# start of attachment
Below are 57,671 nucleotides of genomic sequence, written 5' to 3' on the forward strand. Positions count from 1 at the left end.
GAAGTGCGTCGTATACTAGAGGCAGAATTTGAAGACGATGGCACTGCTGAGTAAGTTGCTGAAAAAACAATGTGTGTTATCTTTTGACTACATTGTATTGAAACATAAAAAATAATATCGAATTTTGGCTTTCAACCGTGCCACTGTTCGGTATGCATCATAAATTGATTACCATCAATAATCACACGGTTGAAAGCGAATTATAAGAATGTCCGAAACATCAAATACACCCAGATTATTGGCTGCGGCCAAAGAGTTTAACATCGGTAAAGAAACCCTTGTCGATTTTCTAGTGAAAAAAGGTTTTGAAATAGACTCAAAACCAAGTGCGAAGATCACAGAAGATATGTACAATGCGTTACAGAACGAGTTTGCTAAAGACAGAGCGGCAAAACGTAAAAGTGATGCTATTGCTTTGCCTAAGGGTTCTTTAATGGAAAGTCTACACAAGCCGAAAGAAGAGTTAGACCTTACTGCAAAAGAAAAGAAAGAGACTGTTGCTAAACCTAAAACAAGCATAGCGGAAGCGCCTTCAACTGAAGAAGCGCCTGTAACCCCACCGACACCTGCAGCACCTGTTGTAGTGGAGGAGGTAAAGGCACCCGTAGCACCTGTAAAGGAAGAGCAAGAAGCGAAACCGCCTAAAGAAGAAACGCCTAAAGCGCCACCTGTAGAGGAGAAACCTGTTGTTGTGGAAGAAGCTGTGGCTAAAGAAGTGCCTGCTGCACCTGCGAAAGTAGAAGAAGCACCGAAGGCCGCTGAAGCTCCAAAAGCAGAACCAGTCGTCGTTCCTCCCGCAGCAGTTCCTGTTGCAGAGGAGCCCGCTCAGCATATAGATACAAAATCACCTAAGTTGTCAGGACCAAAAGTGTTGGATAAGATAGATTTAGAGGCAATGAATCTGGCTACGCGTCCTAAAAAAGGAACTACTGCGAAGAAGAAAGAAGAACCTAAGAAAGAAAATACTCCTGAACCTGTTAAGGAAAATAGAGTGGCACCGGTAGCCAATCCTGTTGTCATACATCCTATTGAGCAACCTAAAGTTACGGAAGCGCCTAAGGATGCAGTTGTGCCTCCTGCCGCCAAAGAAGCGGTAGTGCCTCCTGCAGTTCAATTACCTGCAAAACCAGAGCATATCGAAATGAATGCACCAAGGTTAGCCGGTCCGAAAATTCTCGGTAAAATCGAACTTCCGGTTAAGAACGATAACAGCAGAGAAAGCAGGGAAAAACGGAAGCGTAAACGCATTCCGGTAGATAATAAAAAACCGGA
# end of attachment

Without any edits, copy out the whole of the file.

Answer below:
Below are 57,671 nucleotides of genomic sequence, written 5' to 3' on the forward strand. Positions count from 1 at the left end.
GAAGTGCGTCGTATACTAGAGGCAGAATTTGAAGACGATGGCACTGCTGAGTAAGTTGCTGAAAAAACAATGTGTGTTATCTTTTGACTACATTGTATTGAAACATAAAAAATAATATCGAATTTTGGCTTTCAACCGTGCCACTGTTCGGTATGCATCATAAATTGATTACCATCAATAATCACACGGTTGAAAGCGAATTATAAGAATGTCCGAAACATCAAATACACCCAGATTATTGGCTGCGGCCAAAGAGTTTAACATCGGTAAAGAAACCCTTGTCGATTTTCTAGTGAAAAAAGGTTTTGAAATAGACTCAAAACCAAGTGCGAAGATCACAGAAGATATGTACAATGCGTTACAGAACGAGTTTGCTAAAGACAGAGCGGCAAAACGTAAAAGTGATGCTATTGCTTTGCCTAAGGGTTCTTTAATGGAAAGTCTACACAAGCCGAAAGAAGAGTTAGACCTTACTGCAAAAGAAAAGAAAGAGACTGTTGCTAAACCTAAAACAAGCATAGCGGAAGCGCCTTCAACTGAAGAAGCGCCTGTAACCCCACCGACACCTGCAGCACCTGTTGTAGTGGAGGAGGTAAAGGCACCCGTAGCACCTGTAAAGGAAGAGCAAGAAGCGAAACCGCCTAAAGAAGAAACGCCTAAAGCGCCACCTGTAGAGGAGAAACCTGTTGTTGTGGAAGAAGCTGTGGCTAAAGAAGTGCCTGCTGCACCTGCGAAAGTAGAAGAAGCACCGAAGGCCGCTGAAGCTCCAAAAGCAGAACCAGTCGTCGTTCCTCCCGCAGCAGTTCCTGTTGCAGAGGAGCCCGCTCAGCATATAGATACAAAATCACCTAAGTTGTCAGGACCAAAAGTGTTGGATAAGATAGATTTAGAGGCAATGAATCTGGCTACGCGTCCTAAAAAAGGAACTACTGCGAAGAAGAAAGAAGAACCTAAGAAAGAAAATACTCCTGAACCTGTTAAGGAAAATAGAGTGGCACCGGTAGCCAATCCTGTTGTCATACATCCTATTGAGCAACCTAAAGTTACGGAAGCGCCTAAGGATGCAGTTGTGCCTCCTGCCGCCAAAGAAGCGGTAGTGCCTCCTGCAGTTCAATTACCTGCAAAACCAGAGCATATCGAAATGAATGCACCAAGGTTAGCCGGTCCGAAAATTCTCGGTAAAATCGAACTTCCGGTTAAGAACGATAACAGCAGAGAAAGCAGGGAAAAACGGAAGCGTAAACGCATTCCGGTAGATAATAAAAAACCGGA